The regime has sought to deal with the unrest by repression, for example, closure of the University [of Zimbabwe], and breaking up protest meetings. It has also promised to speed up the pace of land reform, a small victory, although major change is unlikely given the crisis in the ruling class this could cause.

Unfortunately, the ongoing struggle is presently tending to reformism, and many believe the solution is to simply vote ZANU out of office. This strategy is flawed. The lessons of the Zimbabwe war, for South Africa as much as for Zimbabwe, are that: struggle must aim to overthrow of capitalism and State; that national liberation needs a class perspective; that struggle needs revolutionary ideology and independent nonheirachical grassroot bodies.


REFERENCES

[1] A. Astrow, 1983, Zimbabwe: a revolution that lost its way? Chapter 6

[2] L. Cliffe, 1981, “Zimbabwe’s Political Inheritance” in C. Stoneman (ed.), Zimbabwe’s Inheritance

[3] M. Loney, Rhodesia, Chapter 3

[4] J. Saul, 1979, “Transforming the Struggle in Zimbabwe” in his State and Revolution in Eastern Africa.

[5] Cliffe, L., Mpofu, J. and B. Munslow, 1980, “Nationalist Politics in Zimbabwe” in Review of African Political Economy, no. 18

[6] D. Phimister, 1988, “The Combined and Contradictory Inheritance of the Struggle in Zimbabwe,” in C. Stoneman (ed.) Zimbabwe’s Prospects

For current developments, see Virginia Knight, May 1992, “Zimbabwe: the politics of economic reform” in Current History; as well as magazines like Southern African Political and Economic Monthly, Africa Today, and Africa Confidential.

2009: Interview with Zimbabwean Anarchist Communist

Interview with Zimbabwean Anarchist Communist

A member of the Zabalaza Anarchist Communist Front caught up with Biko, an anarchist communist militant from the Uhuru Network in Zimbabwe, on August 10th 2009 when he was in Johannesburg to attend the annual Khanya College Winter School.

In this interview Biko talks about the changes in the social, political and economic landscape since the Government of National Unity came into being; the state of the unions and students’ movement; the suppression of gays and lesbians; the constitutional reform process and expected Zanu-PF campaigns of violence ahead of the next elections.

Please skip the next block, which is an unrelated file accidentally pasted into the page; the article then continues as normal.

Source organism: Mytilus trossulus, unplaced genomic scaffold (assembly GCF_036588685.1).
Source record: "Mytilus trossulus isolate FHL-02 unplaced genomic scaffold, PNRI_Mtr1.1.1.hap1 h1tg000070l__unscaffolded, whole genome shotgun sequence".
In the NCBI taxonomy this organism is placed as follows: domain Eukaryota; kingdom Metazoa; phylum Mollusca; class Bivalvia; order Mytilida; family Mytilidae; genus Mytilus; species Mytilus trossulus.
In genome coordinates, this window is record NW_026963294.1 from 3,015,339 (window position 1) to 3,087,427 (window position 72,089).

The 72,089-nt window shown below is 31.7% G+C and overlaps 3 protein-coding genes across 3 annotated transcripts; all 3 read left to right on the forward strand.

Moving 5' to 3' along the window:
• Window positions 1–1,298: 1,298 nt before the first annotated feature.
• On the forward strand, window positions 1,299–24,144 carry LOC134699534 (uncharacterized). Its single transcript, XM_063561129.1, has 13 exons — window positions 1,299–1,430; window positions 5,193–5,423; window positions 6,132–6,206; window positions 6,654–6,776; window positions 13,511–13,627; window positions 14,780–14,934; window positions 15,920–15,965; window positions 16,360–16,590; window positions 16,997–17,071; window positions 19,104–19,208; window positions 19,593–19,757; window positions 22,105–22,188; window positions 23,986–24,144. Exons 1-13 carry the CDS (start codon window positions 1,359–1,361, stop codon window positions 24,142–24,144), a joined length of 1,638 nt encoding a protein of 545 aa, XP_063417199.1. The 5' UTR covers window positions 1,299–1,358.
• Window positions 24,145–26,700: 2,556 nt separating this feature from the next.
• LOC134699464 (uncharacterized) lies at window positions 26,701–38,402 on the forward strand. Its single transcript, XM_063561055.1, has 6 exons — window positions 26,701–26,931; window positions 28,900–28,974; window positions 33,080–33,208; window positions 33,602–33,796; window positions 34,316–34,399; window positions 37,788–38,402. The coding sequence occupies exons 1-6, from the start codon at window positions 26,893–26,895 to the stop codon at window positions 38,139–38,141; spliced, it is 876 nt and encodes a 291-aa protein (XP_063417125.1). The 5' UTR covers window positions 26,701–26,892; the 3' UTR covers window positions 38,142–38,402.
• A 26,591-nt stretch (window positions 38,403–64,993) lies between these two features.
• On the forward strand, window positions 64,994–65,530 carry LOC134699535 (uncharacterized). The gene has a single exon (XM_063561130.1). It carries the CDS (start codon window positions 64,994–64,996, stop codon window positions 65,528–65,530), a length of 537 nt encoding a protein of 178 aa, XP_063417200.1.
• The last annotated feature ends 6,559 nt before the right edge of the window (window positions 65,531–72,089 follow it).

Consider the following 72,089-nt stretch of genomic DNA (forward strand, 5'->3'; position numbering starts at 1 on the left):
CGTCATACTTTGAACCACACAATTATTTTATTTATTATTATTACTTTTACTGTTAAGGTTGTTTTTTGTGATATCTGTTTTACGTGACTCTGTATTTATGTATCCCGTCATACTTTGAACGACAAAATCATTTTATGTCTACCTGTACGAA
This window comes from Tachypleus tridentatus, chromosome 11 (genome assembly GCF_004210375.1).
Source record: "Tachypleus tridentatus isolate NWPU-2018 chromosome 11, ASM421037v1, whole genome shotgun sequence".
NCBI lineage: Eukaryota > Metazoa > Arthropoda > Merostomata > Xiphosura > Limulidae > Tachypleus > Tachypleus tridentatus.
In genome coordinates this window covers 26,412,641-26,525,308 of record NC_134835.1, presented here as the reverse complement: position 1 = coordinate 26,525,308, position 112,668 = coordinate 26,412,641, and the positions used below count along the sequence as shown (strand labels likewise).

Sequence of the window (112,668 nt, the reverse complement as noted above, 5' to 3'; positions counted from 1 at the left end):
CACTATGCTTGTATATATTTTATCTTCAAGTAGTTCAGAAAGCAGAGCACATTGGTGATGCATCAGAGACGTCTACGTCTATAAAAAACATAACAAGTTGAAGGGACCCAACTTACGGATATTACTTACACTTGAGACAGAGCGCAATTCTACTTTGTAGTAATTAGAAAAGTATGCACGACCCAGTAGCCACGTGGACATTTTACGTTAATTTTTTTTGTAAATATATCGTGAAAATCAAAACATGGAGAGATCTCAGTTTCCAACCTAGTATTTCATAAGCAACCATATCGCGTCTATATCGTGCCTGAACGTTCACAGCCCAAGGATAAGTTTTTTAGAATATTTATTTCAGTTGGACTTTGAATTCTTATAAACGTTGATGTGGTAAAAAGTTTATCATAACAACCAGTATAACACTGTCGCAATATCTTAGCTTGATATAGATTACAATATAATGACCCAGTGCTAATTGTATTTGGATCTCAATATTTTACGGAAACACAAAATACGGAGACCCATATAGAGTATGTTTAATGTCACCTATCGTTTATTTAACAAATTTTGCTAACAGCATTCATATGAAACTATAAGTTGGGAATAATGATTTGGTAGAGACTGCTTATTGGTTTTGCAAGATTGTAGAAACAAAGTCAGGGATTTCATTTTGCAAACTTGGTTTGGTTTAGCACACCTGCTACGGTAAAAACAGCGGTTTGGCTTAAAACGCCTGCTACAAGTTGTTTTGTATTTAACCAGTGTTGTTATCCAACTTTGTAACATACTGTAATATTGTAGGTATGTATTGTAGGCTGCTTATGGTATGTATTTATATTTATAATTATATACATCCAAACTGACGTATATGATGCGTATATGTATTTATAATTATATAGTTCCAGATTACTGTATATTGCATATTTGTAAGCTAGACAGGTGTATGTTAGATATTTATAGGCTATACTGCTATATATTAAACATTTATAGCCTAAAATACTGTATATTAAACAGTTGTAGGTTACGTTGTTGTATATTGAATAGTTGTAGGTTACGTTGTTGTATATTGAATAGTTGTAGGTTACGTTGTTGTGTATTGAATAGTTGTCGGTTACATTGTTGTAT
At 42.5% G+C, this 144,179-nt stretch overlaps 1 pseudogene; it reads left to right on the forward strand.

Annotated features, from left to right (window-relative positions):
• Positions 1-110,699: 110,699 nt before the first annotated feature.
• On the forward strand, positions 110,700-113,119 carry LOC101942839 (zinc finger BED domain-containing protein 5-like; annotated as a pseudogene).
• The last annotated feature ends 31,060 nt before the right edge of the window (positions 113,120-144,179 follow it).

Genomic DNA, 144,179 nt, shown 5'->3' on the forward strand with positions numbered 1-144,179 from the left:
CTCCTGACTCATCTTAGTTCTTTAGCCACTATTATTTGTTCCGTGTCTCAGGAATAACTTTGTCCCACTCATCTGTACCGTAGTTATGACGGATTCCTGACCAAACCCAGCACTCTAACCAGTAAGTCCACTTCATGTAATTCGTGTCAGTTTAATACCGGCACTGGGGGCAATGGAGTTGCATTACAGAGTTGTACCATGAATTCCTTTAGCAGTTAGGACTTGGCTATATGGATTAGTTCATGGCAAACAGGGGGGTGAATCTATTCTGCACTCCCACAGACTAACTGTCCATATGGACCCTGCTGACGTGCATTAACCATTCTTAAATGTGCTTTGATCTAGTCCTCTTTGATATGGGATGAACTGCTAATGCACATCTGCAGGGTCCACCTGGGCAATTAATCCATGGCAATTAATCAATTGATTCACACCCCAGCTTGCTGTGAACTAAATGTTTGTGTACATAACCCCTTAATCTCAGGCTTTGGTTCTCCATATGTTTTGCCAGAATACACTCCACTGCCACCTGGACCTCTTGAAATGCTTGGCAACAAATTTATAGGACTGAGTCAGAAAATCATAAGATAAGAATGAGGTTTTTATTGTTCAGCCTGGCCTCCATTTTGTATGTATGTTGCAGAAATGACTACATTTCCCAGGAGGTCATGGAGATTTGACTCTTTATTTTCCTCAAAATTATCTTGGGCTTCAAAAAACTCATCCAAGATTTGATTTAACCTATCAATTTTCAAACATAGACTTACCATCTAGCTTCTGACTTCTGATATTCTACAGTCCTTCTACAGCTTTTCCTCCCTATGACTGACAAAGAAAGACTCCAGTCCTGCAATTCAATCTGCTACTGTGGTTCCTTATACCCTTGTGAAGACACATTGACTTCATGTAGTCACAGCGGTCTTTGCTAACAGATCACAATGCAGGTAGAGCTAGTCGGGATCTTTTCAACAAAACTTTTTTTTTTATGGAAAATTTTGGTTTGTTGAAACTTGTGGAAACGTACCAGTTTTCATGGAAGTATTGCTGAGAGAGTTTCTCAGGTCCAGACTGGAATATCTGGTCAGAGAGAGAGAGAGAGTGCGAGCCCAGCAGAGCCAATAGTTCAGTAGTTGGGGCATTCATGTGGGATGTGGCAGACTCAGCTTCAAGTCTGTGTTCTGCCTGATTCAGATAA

The audio is rather poor quality, but can be found here (off-site, seems to be down)

The transcript of the interview is, however, available below. Also seeToyi Toyi Artz Kollektive website

 Could you please tell us how the political, social and economic landscape has changed since the Government of National Unity came into being?

The first thing is that there has been a bit of an opening up of democratic space in terms of people articulating, but in terms of the socio-economic situation things have worsened, particularly with the dollarisation of the economy. This has had much more of a negative impact on the rural communities and, with particular regard to the urban communities and given the fact that 85 percent of Zimbabweans are unemployed, Continue reading

Zimbabwe: Two radical poems published by anarchist-influenced Toyi Toyi Artz Kollektive

Two radical poems published April 2009 by the Toyi Toyi Artz Kollektive, Zimbabwe.

Source: http://www.anarkismo.net/article/12654

 

Raise Your Fist

If you are warrior Raise Your Fist High!
Are you a warrior Raise Your Fist!

A Bobo lion Babylon won’t give me a visa
Coz I’m a toyitoyi teacher, pro-zapatista
Anti-capitalista, I’m the counter-culture
I’m rooted in the spirit like a Shona sculpture
Refuse to lose, used, fused to propaganda
X on the ballot so we struggle no longer
The shit-stem keeps on coming on stronger
Uncle bob, uncle sam
Or another uncle tom,
We remain the same
Poor and we’re unemployed
A black president, a woman head of state
Another window dresser seals the working-class fate
The democratic right to choose a new slave-master
Cosmetic changes make the slave work faster
So until the power is in the hands of the people
I’ll be in the streets chanting change still a rebel
I’ll be in the streets chanting change still a rebel

If you are warrior Raise Your Fist High!
Are you a warrior Raise Your Fist High!

Ballistic

It’s the anti-capitalistic, anarchistic
Activists gone ballistic
It’s the anti-capitalistic, anarchistic
Activists gone ballistic

We represent the seven principles of kwanza
Toyitoyi is back it’s the lyrical bonanza
Babylon is searching me looking for the ganja
We are down on the wheels working on a tyre puncture
She Govanwa G.O.D.obori n’ Fati Kwako
Watching ghetto people scatter-fear of the po-po
Domain of the pharaohs is Fio-it’s the ghetto
Salads can’t come thru the section-it’s a no go
We have anarchist flags flying on the logo
In a land ready-made for bhinghi n’ the bobo
The tyre on the wheel plunges into the pot-hole
Watch me deal with the snitch – smack him with a bottle
We are writing on the wall, so I’m pressing on the nozzle
It’s letters that I’m good at- working in the dojo
But nowadays is hard coz the paints will cost you more dough
So they shoplift, liberate them from your top store

It’s the anti-capitalistic, anarchistic
Activists gone ballistic
It’s the anti-capitalistic, anarchistic
Activists gone ballistic

Related Link: http://www.toyitoyi.blogspot.com/